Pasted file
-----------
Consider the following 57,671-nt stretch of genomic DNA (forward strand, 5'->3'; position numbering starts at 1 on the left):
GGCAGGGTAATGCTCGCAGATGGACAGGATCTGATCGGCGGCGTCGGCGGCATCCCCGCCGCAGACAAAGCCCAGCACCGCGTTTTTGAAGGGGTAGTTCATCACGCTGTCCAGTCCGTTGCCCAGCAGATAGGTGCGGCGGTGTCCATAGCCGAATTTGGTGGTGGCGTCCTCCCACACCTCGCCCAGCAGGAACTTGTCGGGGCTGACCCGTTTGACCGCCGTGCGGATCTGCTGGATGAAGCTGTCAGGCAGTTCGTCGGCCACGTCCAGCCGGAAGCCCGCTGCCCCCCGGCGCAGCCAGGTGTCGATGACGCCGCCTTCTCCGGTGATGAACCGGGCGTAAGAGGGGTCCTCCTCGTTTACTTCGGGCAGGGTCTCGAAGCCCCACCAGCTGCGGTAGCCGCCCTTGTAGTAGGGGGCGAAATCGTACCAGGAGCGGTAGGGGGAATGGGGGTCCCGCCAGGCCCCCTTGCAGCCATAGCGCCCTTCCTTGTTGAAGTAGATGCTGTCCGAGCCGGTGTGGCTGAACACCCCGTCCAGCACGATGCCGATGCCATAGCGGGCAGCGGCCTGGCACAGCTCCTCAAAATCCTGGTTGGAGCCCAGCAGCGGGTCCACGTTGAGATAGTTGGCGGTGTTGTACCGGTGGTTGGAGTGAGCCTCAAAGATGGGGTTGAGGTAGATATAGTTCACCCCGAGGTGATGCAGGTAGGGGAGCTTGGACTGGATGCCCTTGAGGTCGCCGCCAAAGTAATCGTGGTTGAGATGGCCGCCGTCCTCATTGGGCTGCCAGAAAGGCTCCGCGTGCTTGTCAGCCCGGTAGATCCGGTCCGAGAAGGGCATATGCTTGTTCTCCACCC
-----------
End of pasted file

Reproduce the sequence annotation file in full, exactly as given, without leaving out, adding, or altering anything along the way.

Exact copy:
Consider the following 57,671-nt stretch of genomic DNA (forward strand, 5'->3'; position numbering starts at 1 on the left):
GGCAGGGTAATGCTCGCAGATGGACAGGATCTGATCGGCGGCGTCGGCGGCATCCCCGCCGCAGACAAAGCCCAGCACCGCGTTTTTGAAGGGGTAGTTCATCACGCTGTCCAGTCCGTTGCCCAGCAGATAGGTGCGGCGGTGTCCATAGCCGAATTTGGTGGTGGCGTCCTCCCACACCTCGCCCAGCAGGAACTTGTCGGGGCTGACCCGTTTGACCGCCGTGCGGATCTGCTGGATGAAGCTGTCAGGCAGTTCGTCGGCCACGTCCAGCCGGAAGCCCGCTGCCCCCCGGCGCAGCCAGGTGTCGATGACGCCGCCTTCTCCGGTGATGAACCGGGCGTAAGAGGGGTCCTCCTCGTTTACTTCGGGCAGGGTCTCGAAGCCCCACCAGCTGCGGTAGCCGCCCTTGTAGTAGGGGGCGAAATCGTACCAGGAGCGGTAGGGGGAATGGGGGTCCCGCCAGGCCCCCTTGCAGCCATAGCGCCCTTCCTTGTTGAAGTAGATGCTGTCCGAGCCGGTGTGGCTGAACACCCCGTCCAGCACGATGCCGATGCCATAGCGGGCAGCGGCCTGGCACAGCTCCTCAAAATCCTGGTTGGAGCCCAGCAGCGGGTCCACGTTGAGATAGTTGGCGGTGTTGTACCGGTGGTTGGAGTGAGCCTCAAAGATGGGGTTGAGGTAGATATAGTTCACCCCGAGGTGATGCAGGTAGGGGAGCTTGGACTGGATGCCCTTGAGGTCGCCGCCAAAGTAATCGTGGTTGAGATGGCCGCCGTCCTCATTGGGCTGCCAGAAAGGCTCCGCGTGCTTGTCAGCCCGGTAGATCCGGTCCGAGAAGGGCATATGCTTGTTCTCCACCC